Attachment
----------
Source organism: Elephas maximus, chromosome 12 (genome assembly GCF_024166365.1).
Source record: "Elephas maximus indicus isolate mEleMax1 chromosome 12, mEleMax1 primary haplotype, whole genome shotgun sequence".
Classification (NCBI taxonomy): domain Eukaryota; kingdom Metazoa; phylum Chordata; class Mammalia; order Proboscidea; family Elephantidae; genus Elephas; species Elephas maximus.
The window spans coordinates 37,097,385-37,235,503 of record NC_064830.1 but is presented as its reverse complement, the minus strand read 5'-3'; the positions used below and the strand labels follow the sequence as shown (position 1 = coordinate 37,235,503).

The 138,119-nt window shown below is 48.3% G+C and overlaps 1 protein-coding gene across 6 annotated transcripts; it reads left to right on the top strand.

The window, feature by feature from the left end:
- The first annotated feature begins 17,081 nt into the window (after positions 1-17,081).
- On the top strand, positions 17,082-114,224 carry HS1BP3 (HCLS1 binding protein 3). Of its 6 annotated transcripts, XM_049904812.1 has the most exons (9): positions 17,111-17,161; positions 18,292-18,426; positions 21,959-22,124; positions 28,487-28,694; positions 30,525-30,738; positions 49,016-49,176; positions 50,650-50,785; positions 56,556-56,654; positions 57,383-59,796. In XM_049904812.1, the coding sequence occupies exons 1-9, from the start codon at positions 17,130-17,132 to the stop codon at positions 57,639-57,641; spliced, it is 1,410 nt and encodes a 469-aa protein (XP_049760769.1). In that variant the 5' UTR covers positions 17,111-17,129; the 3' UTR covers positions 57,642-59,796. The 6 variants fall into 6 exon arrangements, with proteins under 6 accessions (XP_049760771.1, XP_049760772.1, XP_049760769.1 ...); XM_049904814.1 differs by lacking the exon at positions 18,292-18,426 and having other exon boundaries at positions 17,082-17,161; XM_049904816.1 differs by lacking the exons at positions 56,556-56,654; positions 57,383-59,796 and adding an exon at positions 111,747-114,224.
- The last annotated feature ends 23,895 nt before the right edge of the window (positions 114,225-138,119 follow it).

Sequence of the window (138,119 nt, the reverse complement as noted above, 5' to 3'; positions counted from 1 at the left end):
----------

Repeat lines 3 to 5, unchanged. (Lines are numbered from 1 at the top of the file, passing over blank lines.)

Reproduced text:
Classification (NCBI taxonomy): domain Eukaryota; kingdom Metazoa; phylum Chordata; class Mammalia; order Proboscidea; family Elephantidae; genus Elephas; species Elephas maximus.
The window spans coordinates 37,097,385-37,235,503 of record NC_064830.1 but is presented as its reverse complement, the minus strand read 5'-3'; the positions used below and the strand labels follow the sequence as shown (position 1 = coordinate 37,235,503).

The 138,119-nt window shown below is 48.3% G+C and overlaps 1 protein-coding gene across 6 annotated transcripts; it reads left to right on the top strand.